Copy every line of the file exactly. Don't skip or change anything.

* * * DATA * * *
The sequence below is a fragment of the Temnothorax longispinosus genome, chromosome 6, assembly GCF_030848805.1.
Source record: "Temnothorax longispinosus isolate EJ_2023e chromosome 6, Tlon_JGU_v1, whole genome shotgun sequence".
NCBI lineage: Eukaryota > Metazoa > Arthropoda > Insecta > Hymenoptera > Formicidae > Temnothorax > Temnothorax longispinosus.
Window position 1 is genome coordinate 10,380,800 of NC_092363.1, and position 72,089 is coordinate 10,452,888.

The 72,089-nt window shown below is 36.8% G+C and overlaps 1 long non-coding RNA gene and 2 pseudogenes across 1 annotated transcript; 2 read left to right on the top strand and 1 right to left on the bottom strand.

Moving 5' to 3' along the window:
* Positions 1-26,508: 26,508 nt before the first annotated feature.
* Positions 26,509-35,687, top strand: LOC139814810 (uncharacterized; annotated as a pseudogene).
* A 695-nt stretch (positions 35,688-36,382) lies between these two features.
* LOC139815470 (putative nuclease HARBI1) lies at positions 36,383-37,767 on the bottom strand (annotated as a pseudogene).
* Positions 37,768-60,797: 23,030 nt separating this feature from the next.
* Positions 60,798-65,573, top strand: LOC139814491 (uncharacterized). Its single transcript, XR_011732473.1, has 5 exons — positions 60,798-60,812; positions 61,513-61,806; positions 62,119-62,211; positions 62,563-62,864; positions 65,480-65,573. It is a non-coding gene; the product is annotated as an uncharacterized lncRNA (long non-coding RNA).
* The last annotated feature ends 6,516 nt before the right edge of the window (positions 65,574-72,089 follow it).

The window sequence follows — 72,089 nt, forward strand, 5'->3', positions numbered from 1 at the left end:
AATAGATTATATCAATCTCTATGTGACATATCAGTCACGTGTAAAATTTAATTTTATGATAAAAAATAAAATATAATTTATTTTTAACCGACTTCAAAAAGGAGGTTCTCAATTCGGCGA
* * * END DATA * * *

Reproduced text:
The sequence below is a fragment of the Temnothorax longispinosus genome, chromosome 6, assembly GCF_030848805.1.
Source record: "Temnothorax longispinosus isolate EJ_2023e chromosome 6, Tlon_JGU_v1, whole genome shotgun sequence".
NCBI lineage: Eukaryota > Metazoa > Arthropoda > Insecta > Hymenoptera > Formicidae > Temnothorax > Temnothorax longispinosus.
Window position 1 is genome coordinate 10,380,800 of NC_092363.1, and position 72,089 is coordinate 10,452,888.

The 72,089-nt window shown below is 36.8% G+C and overlaps 1 long non-coding RNA gene and 2 pseudogenes across 1 annotated transcript; 2 read left to right on the top strand and 1 right to left on the bottom strand.

Moving 5' to 3' along the window:
* Positions 1-26,508: 26,508 nt before the first annotated feature.
* Positions 26,509-35,687, top strand: LOC139814810 (uncharacterized; annotated as a pseudogene).
* A 695-nt stretch (positions 35,688-36,382) lies between these two features.
* LOC139815470 (putative nuclease HARBI1) lies at positions 36,383-37,767 on the bottom strand (annotated as a pseudogene).
* Positions 37,768-60,797: 23,030 nt separating this feature from the next.
* Positions 60,798-65,573, top strand: LOC139814491 (uncharacterized). Its single transcript, XR_011732473.1, has 5 exons — positions 60,798-60,812; positions 61,513-61,806; positions 62,119-62,211; positions 62,563-62,864; positions 65,480-65,573. It is a non-coding gene; the product is annotated as an uncharacterized lncRNA (long non-coding RNA).
* The last annotated feature ends 6,516 nt before the right edge of the window (positions 65,574-72,089 follow it).

The window sequence follows — 72,089 nt, forward strand, 5'->3', positions numbered from 1 at the left end:
AATAGATTATATCAATCTCTATGTGACATATCAGTCACGTGTAAAATTTAATTTTATGATAAAAAATAAAATATAATTTATTTTTAACCGACTTCAAAAAGGAGGTTCTCAATTCGGCGA